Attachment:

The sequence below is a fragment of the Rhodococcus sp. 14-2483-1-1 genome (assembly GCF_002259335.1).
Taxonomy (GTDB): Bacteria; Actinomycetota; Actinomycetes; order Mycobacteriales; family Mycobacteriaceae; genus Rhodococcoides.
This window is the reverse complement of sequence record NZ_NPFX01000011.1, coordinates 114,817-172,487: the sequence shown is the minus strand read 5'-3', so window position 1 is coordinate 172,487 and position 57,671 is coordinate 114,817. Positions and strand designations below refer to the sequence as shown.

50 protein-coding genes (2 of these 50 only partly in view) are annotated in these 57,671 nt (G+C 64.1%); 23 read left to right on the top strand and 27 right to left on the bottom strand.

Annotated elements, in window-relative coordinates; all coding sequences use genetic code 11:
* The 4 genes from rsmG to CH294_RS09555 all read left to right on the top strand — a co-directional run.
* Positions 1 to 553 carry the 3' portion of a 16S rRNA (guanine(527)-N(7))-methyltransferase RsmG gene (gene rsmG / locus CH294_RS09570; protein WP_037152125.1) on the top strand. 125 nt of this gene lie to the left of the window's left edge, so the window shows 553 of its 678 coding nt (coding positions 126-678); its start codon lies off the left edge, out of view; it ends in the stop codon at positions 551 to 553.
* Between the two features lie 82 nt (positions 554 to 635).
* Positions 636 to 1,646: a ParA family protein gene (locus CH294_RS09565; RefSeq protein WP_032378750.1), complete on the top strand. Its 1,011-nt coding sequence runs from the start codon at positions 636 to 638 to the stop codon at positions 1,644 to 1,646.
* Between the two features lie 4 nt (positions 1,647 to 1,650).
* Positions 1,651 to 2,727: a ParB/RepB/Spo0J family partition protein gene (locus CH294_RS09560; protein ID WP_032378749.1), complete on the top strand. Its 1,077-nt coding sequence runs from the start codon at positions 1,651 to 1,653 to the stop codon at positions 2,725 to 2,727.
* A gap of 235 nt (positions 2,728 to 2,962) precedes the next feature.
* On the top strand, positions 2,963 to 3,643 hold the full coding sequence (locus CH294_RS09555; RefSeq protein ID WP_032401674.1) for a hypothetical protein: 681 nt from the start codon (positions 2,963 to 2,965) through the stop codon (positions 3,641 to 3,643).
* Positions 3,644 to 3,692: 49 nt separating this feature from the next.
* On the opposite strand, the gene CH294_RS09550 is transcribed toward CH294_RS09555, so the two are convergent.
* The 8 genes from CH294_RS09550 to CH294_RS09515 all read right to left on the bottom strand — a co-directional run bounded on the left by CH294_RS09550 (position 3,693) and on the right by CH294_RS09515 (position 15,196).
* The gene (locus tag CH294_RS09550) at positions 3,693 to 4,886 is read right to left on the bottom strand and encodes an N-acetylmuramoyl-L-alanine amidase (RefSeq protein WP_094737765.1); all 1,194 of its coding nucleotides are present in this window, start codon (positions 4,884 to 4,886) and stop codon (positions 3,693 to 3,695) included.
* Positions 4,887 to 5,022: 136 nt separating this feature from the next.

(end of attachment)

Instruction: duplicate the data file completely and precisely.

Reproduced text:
The sequence below is a fragment of the Rhodococcus sp. 14-2483-1-1 genome (assembly GCF_002259335.1).
Taxonomy (GTDB): Bacteria; Actinomycetota; Actinomycetes; order Mycobacteriales; family Mycobacteriaceae; genus Rhodococcoides.
This window is the reverse complement of sequence record NZ_NPFX01000011.1, coordinates 114,817-172,487: the sequence shown is the minus strand read 5'-3', so window position 1 is coordinate 172,487 and position 57,671 is coordinate 114,817. Positions and strand designations below refer to the sequence as shown.

50 protein-coding genes (2 of these 50 only partly in view) are annotated in these 57,671 nt (G+C 64.1%); 23 read left to right on the top strand and 27 right to left on the bottom strand.

Annotated elements, in window-relative coordinates; all coding sequences use genetic code 11:
* The 4 genes from rsmG to CH294_RS09555 all read left to right on the top strand — a co-directional run.
* Positions 1 to 553 carry the 3' portion of a 16S rRNA (guanine(527)-N(7))-methyltransferase RsmG gene (gene rsmG / locus CH294_RS09570; protein WP_037152125.1) on the top strand. 125 nt of this gene lie to the left of the window's left edge, so the window shows 553 of its 678 coding nt (coding positions 126-678); its start codon lies off the left edge, out of view; it ends in the stop codon at positions 551 to 553.
* Between the two features lie 82 nt (positions 554 to 635).
* Positions 636 to 1,646: a ParA family protein gene (locus CH294_RS09565; RefSeq protein WP_032378750.1), complete on the top strand. Its 1,011-nt coding sequence runs from the start codon at positions 636 to 638 to the stop codon at positions 1,644 to 1,646.
* Between the two features lie 4 nt (positions 1,647 to 1,650).
* Positions 1,651 to 2,727: a ParB/RepB/Spo0J family partition protein gene (locus CH294_RS09560; protein ID WP_032378749.1), complete on the top strand. Its 1,077-nt coding sequence runs from the start codon at positions 1,651 to 1,653 to the stop codon at positions 2,725 to 2,727.
* A gap of 235 nt (positions 2,728 to 2,962) precedes the next feature.
* On the top strand, positions 2,963 to 3,643 hold the full coding sequence (locus CH294_RS09555; RefSeq protein ID WP_032401674.1) for a hypothetical protein: 681 nt from the start codon (positions 2,963 to 2,965) through the stop codon (positions 3,641 to 3,643).
* Positions 3,644 to 3,692: 49 nt separating this feature from the next.
* On the opposite strand, the gene CH294_RS09550 is transcribed toward CH294_RS09555, so the two are convergent.
* The 8 genes from CH294_RS09550 to CH294_RS09515 all read right to left on the bottom strand — a co-directional run bounded on the left by CH294_RS09550 (position 3,693) and on the right by CH294_RS09515 (position 15,196).
* The gene (locus tag CH294_RS09550) at positions 3,693 to 4,886 is read right to left on the bottom strand and encodes an N-acetylmuramoyl-L-alanine amidase (RefSeq protein WP_094737765.1); all 1,194 of its coding nucleotides are present in this window, start codon (positions 4,884 to 4,886) and stop codon (positions 3,693 to 3,695) included.
* Positions 4,887 to 5,022: 136 nt separating this feature from the next.